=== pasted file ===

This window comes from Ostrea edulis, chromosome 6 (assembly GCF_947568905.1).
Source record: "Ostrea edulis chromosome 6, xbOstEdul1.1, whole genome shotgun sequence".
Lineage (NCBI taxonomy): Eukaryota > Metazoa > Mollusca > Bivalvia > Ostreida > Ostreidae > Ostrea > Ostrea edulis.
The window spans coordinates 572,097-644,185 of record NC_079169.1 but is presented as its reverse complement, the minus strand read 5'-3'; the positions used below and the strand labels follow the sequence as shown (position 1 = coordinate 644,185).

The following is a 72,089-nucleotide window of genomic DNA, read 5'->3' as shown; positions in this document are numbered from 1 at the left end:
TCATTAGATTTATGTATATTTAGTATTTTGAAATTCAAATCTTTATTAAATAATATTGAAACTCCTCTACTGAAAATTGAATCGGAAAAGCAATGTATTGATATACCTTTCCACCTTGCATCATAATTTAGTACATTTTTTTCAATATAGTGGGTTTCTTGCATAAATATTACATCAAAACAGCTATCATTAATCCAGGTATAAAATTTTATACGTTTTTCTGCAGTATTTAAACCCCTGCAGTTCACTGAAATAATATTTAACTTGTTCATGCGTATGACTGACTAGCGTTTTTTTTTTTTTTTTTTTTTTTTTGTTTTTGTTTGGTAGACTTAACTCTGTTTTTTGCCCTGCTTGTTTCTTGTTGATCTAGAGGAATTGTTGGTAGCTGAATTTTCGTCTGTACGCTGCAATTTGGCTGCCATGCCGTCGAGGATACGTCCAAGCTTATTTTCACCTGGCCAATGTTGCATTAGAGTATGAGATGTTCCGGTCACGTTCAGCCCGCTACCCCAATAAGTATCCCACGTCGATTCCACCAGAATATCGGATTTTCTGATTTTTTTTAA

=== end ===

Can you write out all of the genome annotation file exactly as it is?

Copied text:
This window comes from Ostrea edulis, chromosome 6 (assembly GCF_947568905.1).
Source record: "Ostrea edulis chromosome 6, xbOstEdul1.1, whole genome shotgun sequence".
Lineage (NCBI taxonomy): Eukaryota > Metazoa > Mollusca > Bivalvia > Ostreida > Ostreidae > Ostrea > Ostrea edulis.
The window spans coordinates 572,097-644,185 of record NC_079169.1 but is presented as its reverse complement, the minus strand read 5'-3'; the positions used below and the strand labels follow the sequence as shown (position 1 = coordinate 644,185).

The following is a 72,089-nucleotide window of genomic DNA, read 5'->3' as shown; positions in this document are numbered from 1 at the left end:
TCATTAGATTTATGTATATTTAGTATTTTGAAATTCAAATCTTTATTAAATAATATTGAAACTCCTCTACTGAAAATTGAATCGGAAAAGCAATGTATTGATATACCTTTCCACCTTGCATCATAATTTAGTACATTTTTTTCAATATAGTGGGTTTCTTGCATAAATATTACATCAAAACAGCTATCATTAATCCAGGTATAAAATTTTATACGTTTTTCTGCAGTATTTAAACCCCTGCAGTTCACTGAAATAATATTTAACTTGTTCATGCGTATGACTGACTAGCGTTTTTTTTTTTTTTTTTTTTTTTTTGTTTTTGTTTGGTAGACTTAACTCTGTTTTTTGCCCTGCTTGTTTCTTGTTGATCTAGAGGAATTGTTGGTAGCTGAATTTTCGTCTGTACGCTGCAATTTGGCTGCCATGCCGTCGAGGATACGTCCAAGCTTATTTTCACCTGGCCAATGTTGCATTAGAGTATGAGATGTTCCGGTCACGTTCAGCCCGCTACCCCAATAAGTATCCCACGTCGATTCCACCAGAATATCGGATTTTCTGATTTTTTTTAA